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Biofilm is a community of microorganisms of same or different species encased in a self -produced extracellular polymeric substance on both living and non-living surfaces. Catheters are generally critical indwelling medical devices commonly used in clinical applications to enhanced flow of flu ids out of the patient’s body as well as influx of medications into human biological systems. Like many other indwelling medical devices, catheters are prone to enhanced risk of nosocomial infections which becomes a critical challenge as a result of microbial attachment to the surfaces of the catheters.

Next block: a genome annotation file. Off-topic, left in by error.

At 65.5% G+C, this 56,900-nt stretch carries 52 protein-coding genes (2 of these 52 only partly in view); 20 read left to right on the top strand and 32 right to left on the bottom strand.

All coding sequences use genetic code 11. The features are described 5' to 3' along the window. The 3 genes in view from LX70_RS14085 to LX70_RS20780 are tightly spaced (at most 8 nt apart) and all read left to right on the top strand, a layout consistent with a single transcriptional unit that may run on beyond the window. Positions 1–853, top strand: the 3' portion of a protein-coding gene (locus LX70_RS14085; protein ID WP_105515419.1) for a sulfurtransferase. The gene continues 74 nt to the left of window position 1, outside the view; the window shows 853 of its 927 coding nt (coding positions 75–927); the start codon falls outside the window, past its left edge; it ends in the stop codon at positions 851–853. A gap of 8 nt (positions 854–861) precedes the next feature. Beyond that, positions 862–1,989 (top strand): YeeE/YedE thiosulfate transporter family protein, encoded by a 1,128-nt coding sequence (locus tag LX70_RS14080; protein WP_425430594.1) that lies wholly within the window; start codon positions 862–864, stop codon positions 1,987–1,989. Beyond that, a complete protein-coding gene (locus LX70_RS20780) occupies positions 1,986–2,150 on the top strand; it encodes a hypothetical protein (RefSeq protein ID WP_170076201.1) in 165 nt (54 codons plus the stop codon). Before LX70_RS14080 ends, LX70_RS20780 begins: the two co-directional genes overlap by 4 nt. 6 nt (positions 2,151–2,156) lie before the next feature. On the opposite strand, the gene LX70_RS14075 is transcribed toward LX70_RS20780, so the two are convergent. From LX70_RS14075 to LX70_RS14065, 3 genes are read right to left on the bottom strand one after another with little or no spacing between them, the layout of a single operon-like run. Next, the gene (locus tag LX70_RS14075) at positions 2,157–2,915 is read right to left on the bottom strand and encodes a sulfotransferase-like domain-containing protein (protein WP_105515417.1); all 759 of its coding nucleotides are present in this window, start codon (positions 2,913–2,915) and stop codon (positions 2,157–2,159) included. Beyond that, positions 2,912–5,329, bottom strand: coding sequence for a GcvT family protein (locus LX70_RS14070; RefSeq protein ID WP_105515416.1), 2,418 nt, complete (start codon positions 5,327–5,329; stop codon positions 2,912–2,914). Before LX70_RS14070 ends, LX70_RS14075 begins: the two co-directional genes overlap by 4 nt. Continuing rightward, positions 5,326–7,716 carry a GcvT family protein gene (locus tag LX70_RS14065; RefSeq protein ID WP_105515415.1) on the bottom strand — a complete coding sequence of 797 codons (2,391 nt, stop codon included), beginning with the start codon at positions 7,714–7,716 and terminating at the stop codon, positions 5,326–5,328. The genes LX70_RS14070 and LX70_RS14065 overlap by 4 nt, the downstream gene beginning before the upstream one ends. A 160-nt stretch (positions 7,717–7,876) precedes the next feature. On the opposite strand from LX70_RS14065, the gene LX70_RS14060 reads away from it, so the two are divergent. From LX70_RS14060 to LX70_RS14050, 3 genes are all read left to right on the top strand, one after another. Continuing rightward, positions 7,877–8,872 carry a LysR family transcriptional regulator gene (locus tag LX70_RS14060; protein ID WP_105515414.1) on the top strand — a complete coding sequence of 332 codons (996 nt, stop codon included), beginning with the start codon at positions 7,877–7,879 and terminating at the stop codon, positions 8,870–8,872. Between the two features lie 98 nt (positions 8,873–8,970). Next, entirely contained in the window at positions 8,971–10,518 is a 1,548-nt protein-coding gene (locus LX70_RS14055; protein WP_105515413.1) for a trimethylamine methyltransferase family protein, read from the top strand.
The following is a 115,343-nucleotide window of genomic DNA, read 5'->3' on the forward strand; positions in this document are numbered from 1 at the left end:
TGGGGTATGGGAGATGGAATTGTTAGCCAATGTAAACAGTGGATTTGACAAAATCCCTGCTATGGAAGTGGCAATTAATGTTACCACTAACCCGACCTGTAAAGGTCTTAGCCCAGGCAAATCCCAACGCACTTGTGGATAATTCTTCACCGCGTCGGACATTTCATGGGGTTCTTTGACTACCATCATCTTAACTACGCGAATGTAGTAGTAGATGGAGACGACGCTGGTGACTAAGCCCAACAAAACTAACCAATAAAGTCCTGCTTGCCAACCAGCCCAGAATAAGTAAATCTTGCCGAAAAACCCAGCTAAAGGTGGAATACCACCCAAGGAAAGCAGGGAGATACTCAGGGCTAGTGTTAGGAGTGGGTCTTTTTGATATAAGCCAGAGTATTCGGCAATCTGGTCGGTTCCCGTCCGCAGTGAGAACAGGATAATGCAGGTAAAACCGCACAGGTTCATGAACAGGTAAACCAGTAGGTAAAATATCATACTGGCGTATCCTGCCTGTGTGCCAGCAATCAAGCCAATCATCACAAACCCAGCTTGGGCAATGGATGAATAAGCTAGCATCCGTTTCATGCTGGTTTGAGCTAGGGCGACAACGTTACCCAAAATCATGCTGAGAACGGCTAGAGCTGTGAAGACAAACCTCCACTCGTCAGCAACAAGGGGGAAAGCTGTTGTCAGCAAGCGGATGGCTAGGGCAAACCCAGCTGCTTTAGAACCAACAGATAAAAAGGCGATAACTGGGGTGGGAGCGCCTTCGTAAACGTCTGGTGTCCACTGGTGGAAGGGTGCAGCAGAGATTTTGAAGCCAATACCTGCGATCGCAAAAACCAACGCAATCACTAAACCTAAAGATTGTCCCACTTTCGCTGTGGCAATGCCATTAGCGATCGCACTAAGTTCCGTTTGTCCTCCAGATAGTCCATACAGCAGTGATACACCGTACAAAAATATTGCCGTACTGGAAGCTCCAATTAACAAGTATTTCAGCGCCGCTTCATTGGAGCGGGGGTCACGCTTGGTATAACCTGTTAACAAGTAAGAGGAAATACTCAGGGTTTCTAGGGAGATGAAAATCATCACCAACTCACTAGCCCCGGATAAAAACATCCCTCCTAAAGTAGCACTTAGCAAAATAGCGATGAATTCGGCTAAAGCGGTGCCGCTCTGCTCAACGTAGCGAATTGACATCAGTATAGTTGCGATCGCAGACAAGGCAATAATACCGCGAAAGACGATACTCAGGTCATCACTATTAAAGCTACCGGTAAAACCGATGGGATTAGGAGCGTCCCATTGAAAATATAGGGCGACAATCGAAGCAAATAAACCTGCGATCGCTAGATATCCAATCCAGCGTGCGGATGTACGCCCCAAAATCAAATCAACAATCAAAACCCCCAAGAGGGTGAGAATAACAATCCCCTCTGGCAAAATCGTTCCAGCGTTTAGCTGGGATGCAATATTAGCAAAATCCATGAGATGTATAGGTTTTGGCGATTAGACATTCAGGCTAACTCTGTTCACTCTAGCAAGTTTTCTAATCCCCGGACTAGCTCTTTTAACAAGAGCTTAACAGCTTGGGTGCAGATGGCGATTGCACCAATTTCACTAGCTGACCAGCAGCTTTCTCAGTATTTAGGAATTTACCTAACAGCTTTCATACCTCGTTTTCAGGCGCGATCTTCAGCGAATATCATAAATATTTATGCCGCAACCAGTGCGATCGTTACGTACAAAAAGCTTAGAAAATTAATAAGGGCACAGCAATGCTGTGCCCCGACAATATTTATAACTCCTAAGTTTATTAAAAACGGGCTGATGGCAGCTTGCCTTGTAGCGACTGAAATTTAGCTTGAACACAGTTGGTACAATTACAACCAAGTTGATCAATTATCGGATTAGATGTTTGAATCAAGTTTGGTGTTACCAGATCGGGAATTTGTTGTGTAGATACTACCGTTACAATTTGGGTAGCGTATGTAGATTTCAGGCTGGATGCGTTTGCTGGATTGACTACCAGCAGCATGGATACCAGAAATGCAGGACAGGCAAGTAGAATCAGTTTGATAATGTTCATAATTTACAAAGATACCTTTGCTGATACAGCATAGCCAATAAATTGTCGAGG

Attachment and subsequent biofilm development on catheter surfaces cause a number of persistent infections. The biofilm development increases resistance to antibiotics. However, this sometimes led to high pathogenesis, patient morbidity and mortality. This condition usually calls for a premature catheter removal which will increase the cost of treatment and improvidence of resources. This review focuses on how catheters get infected, microbial diversity among catheter biofilms, factors mediating biofilm formation on catheters and current strategies us ed in controlling biofilm formation on indwelling catheters.